He had Bloody Mary mix back there and he was acting like it was the pussiest drink ever. So I had a bunch of Bloody Marys. I can’t drink scotch.
The Awl: You got drunk on bloody mary’s in some stranger’s house? You’re sure about this?
Darrell: Yeah. I called my boss and was like, “I’m sealing the deal, I don’t want it to backfire, so I’m just bonding with them.” I had three or four drinks. Just got buzzed and talked about random shit even though they were like 85.
The Awl: Whoa. You sell to 85-year-olds?
Darrell: It probably sounds worse than it is, but I’ve sold to people who were 94 and 95. They have house cleaners. And I tell them—
The Awl: Are they wealthy?
Darrell: Yes. But I won’t take advantage of anybody. Especially those kind of people. Sometimes they’re so old that when I get there I just want to walk out of the home. But, uh, with those people I normally say, “I’m here to show you a cleaning machine and an air purifier; they are a little bit of money, but they’re really nice, the best out there. Would that be something you’re interested in?”
And they’re like, “Yeah, that’s definitely something we’re interested in!”
And I’m like, “Alright.”
The Awl: Do you think people are intimidated by you?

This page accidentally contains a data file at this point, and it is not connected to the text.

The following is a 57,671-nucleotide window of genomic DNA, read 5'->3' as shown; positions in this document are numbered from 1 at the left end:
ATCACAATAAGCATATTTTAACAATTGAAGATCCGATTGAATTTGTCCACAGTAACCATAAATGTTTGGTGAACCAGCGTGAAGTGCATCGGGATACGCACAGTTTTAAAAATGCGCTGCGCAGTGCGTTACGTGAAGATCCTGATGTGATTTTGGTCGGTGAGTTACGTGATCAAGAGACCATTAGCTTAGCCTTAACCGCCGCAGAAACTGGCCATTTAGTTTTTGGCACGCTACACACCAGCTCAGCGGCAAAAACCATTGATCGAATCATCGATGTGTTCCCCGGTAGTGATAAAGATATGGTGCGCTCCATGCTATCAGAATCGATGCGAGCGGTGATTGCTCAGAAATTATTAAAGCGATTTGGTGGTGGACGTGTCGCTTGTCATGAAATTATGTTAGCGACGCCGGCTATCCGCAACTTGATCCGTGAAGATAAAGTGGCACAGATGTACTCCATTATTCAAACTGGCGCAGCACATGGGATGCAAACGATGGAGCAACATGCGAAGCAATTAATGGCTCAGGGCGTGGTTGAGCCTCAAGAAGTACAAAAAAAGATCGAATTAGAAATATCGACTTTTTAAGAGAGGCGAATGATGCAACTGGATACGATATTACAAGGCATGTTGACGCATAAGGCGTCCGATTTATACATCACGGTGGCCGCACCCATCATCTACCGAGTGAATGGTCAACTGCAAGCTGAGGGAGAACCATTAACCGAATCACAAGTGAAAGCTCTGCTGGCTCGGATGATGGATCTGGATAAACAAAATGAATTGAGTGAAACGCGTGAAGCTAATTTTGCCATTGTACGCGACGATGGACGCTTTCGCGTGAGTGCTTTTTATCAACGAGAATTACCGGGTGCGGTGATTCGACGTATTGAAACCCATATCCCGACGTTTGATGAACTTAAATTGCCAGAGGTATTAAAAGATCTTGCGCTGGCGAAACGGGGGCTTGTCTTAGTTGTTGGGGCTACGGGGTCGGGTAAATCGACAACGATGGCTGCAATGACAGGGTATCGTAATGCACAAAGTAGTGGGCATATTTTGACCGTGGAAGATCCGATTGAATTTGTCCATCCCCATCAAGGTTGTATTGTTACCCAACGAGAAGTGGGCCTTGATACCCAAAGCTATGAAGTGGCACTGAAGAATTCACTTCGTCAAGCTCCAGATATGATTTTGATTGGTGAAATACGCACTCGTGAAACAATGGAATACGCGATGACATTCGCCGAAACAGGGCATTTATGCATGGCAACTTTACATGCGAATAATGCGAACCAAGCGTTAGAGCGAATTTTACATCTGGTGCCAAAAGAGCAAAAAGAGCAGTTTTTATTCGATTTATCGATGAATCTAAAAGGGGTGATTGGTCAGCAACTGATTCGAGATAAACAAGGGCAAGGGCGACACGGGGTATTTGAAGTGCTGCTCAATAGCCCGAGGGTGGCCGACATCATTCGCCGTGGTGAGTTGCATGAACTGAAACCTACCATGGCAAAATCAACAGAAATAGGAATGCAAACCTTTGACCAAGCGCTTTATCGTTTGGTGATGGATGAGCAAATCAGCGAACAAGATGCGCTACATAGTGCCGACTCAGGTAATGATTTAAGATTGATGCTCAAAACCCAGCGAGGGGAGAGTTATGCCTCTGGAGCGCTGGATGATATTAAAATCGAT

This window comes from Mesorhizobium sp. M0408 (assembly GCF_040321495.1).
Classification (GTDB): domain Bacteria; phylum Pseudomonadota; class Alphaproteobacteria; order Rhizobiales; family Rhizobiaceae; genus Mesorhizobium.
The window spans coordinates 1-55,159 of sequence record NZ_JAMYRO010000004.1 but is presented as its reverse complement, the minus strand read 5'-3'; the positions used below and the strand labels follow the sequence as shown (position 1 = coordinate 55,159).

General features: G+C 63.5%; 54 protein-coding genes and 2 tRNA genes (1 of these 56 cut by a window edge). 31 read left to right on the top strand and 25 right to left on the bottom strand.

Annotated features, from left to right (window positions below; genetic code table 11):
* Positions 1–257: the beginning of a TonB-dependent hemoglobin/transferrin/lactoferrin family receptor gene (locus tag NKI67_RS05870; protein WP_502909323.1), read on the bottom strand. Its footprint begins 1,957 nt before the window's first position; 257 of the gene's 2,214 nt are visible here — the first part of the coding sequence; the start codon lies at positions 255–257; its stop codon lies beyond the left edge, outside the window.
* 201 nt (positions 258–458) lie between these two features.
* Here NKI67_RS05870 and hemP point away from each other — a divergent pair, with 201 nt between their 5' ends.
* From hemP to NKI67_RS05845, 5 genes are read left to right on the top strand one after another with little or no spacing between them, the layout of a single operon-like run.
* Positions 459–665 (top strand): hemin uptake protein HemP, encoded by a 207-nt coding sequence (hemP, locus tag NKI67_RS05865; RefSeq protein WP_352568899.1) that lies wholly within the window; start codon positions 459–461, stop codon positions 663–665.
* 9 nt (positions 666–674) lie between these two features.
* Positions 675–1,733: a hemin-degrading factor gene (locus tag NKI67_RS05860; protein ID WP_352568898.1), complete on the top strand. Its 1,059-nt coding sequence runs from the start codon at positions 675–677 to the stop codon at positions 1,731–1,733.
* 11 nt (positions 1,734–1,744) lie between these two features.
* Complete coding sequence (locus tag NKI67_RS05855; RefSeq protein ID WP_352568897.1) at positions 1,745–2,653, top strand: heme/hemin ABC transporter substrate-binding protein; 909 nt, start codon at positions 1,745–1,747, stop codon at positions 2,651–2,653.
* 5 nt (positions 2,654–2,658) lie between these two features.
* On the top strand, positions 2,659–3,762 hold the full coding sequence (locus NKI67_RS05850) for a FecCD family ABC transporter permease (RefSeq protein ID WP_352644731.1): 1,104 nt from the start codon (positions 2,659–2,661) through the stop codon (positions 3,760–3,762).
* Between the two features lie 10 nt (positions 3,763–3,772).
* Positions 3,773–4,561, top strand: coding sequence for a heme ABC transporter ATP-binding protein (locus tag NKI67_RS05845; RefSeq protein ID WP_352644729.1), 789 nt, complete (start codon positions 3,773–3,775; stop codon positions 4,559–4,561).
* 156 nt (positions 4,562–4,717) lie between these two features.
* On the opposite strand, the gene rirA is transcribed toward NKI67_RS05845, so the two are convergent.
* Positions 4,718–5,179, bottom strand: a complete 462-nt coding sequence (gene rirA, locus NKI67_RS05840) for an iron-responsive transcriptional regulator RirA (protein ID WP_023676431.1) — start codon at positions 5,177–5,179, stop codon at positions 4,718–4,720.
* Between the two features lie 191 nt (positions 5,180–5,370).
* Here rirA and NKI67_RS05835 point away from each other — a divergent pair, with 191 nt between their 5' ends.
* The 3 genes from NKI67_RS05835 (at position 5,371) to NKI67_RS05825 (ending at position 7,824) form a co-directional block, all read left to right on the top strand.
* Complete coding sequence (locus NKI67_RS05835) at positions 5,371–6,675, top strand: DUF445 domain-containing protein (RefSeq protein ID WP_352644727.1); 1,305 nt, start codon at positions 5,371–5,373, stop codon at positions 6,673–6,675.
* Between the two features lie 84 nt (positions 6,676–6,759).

Darrell: Some people are. One lady wouldn’t let me in her house. She was—a lot of them are—smaller, you know. She was 5’5 or 5’6. Everything was fine with me walking up to the door, and then she opens it, looks up, and she’s like, “OH MY GOD,” and shuts the screen door.
Then she’s like “How do I know who you are? You could be anybody.”
And I’m like, “Well yes I could, you know. But I’m me. I’m a good person. You have nothing to worry about with me.”
And she says, “Well I watch the TV and the news,” and I’m just like, “Sometimes the news, you know, tries to make you a little bit scared.” And she was like, “Well, maybe you’re right, but…”
The Awl: So you didn’t get in that house?
Another time, there was a woman who said she needed me to come show her how to use the machine. She said it was too heavy for her after I sold it to her, but then I found out that she fell and hurt her shoulder or something like that. She couldn’t use the machine with her left hand or something.
She kind of made it into a big deal. My company called me up, and I thought I was just going over there to show her how to use the machine better, because I have a few tips that I can show people to make using the vacuum a little easier on yourself. And I get there, and her neighbors are there, and they’re trying to paint me as this horrible, horrible person.
They’re like, “You sold to an old woman.” And, I mean, she was 90. She was. But I definitely try and make sure that old people want it. “You want this right?” I say that. But the neighbors were like, “I would never sell to somebody that old.”
But I was like, “How can you say no to somebody if they really like something?” And I said that to the old lady, I asked her if she really liked it, and she was like, “Yeah, yeah, yeah.” So, fuck you guys, you know? They tried to make me sound like the worst person ever.
Then the old lady pulled up her shirt, and there was this huge bruise, and I was like, “That’s not from the vacuum, right?” And she was like, “Kind of, yeah.” And then she was like, “No, I just fell down over there.” No wonder she felt horrible!